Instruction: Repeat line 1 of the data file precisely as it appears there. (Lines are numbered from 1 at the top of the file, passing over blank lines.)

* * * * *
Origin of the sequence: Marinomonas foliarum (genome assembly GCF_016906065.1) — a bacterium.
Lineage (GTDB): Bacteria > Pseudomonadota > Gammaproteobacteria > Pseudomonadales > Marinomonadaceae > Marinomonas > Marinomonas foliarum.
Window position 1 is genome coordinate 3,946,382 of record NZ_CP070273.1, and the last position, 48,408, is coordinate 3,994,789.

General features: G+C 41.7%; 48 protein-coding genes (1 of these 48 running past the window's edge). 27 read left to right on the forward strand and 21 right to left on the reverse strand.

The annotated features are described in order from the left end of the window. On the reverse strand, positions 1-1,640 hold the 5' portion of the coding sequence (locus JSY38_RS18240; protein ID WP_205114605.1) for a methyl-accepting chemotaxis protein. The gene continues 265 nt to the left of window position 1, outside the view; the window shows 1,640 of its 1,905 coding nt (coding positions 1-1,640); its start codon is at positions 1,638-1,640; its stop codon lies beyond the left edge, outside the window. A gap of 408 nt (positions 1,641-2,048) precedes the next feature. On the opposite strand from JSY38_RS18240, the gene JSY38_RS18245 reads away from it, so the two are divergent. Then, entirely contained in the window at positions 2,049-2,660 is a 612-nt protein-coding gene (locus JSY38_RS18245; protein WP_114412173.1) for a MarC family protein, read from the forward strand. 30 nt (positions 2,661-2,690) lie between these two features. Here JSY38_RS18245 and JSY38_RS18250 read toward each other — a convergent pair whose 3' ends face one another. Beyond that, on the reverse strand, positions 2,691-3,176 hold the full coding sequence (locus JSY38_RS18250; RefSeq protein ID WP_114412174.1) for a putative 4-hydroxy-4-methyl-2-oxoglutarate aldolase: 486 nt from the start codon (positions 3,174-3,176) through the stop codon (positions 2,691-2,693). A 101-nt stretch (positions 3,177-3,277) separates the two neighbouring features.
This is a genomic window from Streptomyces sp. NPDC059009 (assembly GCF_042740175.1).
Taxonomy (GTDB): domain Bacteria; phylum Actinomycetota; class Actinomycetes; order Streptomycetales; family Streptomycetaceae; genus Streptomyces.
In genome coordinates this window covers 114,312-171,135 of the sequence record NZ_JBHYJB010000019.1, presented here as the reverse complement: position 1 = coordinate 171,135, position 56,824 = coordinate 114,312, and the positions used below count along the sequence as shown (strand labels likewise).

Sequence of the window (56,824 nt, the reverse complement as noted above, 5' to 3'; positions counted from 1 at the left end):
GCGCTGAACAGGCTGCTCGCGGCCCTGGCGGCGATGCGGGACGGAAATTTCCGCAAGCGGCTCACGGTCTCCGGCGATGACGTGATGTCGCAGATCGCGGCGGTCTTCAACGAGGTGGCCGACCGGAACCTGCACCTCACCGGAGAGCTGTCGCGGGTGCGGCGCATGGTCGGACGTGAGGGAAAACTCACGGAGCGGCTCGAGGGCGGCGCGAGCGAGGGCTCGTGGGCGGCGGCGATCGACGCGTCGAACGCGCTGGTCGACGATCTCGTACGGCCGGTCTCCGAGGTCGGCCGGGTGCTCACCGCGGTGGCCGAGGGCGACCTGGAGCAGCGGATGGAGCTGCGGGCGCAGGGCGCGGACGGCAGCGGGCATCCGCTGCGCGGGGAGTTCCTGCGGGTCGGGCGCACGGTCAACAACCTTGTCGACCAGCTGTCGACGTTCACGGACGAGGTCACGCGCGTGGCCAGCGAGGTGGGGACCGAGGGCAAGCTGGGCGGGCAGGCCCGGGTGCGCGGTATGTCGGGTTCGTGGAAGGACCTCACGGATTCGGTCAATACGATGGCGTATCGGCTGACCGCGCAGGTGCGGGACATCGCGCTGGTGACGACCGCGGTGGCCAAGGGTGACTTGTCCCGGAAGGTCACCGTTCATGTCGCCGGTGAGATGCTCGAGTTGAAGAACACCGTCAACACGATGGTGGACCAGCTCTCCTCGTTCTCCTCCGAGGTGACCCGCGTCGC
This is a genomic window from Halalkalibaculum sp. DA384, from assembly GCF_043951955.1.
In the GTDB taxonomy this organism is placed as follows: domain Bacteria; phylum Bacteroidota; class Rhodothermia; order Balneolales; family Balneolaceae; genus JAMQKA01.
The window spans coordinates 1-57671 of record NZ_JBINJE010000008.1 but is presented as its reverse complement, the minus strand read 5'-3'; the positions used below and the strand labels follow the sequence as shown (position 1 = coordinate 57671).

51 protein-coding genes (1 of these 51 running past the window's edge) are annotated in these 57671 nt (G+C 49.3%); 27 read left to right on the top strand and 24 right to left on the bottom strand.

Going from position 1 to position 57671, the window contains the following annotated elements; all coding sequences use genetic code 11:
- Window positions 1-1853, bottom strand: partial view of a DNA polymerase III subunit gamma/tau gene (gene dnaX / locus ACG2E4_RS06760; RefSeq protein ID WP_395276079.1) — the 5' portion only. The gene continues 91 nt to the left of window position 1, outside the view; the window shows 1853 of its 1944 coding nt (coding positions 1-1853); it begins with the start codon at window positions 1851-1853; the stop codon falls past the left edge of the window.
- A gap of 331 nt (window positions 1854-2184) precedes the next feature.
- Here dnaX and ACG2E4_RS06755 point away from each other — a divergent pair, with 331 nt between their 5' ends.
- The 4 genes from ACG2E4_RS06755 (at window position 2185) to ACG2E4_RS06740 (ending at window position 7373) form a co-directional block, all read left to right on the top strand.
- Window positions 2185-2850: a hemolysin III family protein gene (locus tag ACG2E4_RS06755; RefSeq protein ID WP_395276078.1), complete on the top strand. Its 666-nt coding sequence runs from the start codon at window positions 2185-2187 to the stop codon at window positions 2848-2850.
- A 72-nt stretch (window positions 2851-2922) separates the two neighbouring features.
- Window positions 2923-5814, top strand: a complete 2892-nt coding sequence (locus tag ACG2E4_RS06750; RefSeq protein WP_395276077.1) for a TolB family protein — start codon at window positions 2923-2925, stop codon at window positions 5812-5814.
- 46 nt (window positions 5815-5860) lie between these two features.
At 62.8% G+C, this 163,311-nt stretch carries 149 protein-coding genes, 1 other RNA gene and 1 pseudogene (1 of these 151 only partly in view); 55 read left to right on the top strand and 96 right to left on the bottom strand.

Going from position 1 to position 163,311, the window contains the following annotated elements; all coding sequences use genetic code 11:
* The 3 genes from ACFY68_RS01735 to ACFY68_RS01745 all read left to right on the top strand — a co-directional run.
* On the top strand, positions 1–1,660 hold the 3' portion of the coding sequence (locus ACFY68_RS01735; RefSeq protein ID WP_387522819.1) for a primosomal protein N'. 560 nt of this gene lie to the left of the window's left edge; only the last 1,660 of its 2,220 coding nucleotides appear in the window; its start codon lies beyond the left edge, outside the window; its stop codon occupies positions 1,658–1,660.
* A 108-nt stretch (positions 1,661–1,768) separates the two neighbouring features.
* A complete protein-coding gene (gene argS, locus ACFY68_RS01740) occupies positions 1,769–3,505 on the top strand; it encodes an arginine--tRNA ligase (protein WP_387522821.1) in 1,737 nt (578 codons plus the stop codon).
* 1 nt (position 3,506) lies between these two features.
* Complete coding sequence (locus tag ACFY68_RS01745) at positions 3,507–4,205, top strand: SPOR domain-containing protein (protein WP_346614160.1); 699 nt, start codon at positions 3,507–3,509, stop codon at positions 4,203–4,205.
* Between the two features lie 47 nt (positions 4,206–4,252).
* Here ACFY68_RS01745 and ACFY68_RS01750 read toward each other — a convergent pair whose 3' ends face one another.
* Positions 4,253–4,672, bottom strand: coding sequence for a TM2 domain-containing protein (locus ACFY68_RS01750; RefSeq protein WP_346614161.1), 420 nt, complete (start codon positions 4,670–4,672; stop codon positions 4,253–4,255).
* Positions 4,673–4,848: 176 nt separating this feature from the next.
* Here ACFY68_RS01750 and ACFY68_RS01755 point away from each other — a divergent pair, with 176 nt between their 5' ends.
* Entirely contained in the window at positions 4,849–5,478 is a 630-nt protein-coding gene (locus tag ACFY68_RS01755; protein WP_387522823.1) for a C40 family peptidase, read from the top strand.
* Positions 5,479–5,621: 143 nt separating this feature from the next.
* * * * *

Origin of the sequence: Marinomonas foliarum (genome assembly GCF_016906065.1) — a bacterium.